The law in New York State authorizes visitation by grandparents if at least one parent is deceased. In addition, grandparents can have visitation with their grandchildren “where circumstances show that conditions exist which equity would see fit to intervene.” This rather unintelligible law also states that all visitation by grandparents with their grandchildren should be in the best interests of the children.
Grandparents Raising Their Grandchildren
Grandparents who have physical custody of their grandchildren without formal court orders face many legal impediments. To start with, the grandparents have no right to enroll their grandchildren in their local school district. In addition, grandparents who do not have court orders are technically not able to make healthcare decisions for their grandchildren.
Powers of Attorney
A parent can give a limited power of attorney to the grandparents giving the grandparents temporary authority to make decisions concerning the health, education, and general welfare of the grandchildren. It should be noted these types of powers of attorney can be revoked by the parent at any time.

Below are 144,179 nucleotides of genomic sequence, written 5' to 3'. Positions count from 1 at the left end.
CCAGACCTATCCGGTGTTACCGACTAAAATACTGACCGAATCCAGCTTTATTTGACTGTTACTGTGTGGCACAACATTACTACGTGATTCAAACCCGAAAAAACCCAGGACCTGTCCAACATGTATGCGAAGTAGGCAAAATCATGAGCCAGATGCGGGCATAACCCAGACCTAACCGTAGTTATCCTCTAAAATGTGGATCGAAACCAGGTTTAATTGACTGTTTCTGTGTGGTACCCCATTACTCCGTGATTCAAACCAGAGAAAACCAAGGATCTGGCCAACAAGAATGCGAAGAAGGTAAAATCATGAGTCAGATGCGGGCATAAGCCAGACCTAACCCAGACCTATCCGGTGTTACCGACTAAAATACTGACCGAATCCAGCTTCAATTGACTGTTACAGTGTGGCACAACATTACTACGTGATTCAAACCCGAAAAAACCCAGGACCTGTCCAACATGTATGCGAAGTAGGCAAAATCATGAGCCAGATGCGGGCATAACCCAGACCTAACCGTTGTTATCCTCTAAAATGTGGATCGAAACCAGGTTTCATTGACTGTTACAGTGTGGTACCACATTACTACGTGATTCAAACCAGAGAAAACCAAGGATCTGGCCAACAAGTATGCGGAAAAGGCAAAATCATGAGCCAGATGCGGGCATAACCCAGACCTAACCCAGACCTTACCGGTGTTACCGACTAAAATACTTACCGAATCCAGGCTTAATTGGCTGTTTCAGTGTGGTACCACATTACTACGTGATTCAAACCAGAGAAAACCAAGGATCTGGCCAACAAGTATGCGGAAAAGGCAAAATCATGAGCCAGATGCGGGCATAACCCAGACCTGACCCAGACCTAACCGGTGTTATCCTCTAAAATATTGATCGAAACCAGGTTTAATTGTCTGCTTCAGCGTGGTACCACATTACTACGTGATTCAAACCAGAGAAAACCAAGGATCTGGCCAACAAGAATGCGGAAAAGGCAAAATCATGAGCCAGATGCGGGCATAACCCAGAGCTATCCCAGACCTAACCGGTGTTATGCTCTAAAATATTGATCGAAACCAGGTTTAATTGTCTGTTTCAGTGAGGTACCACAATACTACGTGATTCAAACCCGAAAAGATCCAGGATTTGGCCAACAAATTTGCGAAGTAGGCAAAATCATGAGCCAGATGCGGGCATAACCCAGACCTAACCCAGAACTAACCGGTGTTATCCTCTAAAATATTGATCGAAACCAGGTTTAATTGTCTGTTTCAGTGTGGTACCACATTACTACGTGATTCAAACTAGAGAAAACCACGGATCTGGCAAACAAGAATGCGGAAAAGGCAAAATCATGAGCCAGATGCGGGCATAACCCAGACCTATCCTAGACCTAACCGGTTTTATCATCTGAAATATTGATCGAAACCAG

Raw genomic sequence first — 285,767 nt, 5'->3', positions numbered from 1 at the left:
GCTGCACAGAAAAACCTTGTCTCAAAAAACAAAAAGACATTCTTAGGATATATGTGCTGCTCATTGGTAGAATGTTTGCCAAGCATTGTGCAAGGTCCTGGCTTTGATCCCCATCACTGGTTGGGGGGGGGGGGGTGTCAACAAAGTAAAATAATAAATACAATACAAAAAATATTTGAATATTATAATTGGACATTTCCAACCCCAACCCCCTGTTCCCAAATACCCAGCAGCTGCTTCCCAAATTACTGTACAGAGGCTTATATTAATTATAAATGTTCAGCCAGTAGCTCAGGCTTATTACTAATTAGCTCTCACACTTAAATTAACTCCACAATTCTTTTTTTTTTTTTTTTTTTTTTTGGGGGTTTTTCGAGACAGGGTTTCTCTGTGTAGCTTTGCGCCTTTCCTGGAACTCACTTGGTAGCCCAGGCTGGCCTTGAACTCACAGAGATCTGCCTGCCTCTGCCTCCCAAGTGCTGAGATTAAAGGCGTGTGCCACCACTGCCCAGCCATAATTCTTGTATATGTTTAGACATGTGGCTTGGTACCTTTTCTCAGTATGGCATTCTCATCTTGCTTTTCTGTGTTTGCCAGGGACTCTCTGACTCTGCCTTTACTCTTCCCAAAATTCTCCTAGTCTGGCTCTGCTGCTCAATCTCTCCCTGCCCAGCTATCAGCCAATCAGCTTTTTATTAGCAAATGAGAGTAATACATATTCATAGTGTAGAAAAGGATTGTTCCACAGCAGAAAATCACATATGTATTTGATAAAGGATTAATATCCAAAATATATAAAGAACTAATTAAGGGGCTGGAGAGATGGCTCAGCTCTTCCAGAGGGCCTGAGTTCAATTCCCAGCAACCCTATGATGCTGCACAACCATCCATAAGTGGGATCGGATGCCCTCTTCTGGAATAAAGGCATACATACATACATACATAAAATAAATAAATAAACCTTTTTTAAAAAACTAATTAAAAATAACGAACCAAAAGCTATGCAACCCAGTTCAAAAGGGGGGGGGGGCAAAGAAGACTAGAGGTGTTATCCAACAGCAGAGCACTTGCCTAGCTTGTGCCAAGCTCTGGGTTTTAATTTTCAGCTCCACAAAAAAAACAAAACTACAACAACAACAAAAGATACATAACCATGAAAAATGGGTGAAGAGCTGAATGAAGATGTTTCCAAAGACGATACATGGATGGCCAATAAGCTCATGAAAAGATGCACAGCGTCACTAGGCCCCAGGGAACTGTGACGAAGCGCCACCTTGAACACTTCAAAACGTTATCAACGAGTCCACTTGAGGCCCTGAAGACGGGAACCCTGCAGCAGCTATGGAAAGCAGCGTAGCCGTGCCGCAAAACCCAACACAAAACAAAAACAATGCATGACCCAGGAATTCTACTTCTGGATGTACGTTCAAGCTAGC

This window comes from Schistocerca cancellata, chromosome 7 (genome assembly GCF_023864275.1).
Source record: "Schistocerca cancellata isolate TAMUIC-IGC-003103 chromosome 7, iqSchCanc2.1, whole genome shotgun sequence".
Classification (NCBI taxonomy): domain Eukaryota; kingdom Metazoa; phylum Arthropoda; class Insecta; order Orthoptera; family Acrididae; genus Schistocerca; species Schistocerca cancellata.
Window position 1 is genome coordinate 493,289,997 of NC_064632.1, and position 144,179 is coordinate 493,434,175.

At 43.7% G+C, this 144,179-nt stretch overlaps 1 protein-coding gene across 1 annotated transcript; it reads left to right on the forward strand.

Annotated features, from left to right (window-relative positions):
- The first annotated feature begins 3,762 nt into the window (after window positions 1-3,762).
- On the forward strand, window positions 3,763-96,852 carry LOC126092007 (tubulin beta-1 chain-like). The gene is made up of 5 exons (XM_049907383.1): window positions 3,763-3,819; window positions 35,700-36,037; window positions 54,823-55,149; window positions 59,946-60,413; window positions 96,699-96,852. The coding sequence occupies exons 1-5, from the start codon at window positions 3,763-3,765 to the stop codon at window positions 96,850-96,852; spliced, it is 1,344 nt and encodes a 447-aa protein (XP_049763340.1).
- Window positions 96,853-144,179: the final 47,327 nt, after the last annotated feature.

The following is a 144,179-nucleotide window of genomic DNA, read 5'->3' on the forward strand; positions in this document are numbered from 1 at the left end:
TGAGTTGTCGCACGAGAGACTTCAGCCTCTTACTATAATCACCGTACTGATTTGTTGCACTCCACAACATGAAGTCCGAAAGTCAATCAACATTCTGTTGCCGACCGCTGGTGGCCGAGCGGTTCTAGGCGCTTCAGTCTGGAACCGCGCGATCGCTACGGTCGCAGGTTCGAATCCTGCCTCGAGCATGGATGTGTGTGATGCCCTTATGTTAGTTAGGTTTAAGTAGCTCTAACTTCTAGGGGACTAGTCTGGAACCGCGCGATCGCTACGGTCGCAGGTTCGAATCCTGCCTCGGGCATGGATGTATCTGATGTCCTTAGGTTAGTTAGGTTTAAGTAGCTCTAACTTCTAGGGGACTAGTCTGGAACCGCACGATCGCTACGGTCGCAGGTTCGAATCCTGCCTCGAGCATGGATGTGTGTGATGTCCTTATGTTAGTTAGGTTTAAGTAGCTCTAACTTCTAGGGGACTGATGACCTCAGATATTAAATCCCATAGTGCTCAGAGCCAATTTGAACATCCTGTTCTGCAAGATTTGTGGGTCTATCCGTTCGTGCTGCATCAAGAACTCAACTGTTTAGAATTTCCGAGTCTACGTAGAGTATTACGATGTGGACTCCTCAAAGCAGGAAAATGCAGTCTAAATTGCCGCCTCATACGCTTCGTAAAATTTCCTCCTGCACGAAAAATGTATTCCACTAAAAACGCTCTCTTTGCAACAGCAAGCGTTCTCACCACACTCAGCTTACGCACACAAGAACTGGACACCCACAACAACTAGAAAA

Physical Custody vs. Legal Custody
Physical custody simply means the grandchildren reside with the grandparents. Legal custody involves the grandparents obtaining court orders which allow them to make daily decisions regarding their grandchildren’s health, education and welfare. Legal custody may also allow the grandparents to add the grandchildren to their health insurance plans.
The issues involving grandparents related to custody and visitation of the grandchildren can be complex. The best way to deal with these issues is to retain an attorney who handles grandparent’s rights cases.
Elliot S. Schlissel is an attorney practicing throughout the Metropolitan New York area. He has more than 45 years of experience in dealing with issues concerning grandparents seeking visitation and/or custody with their grandchildren.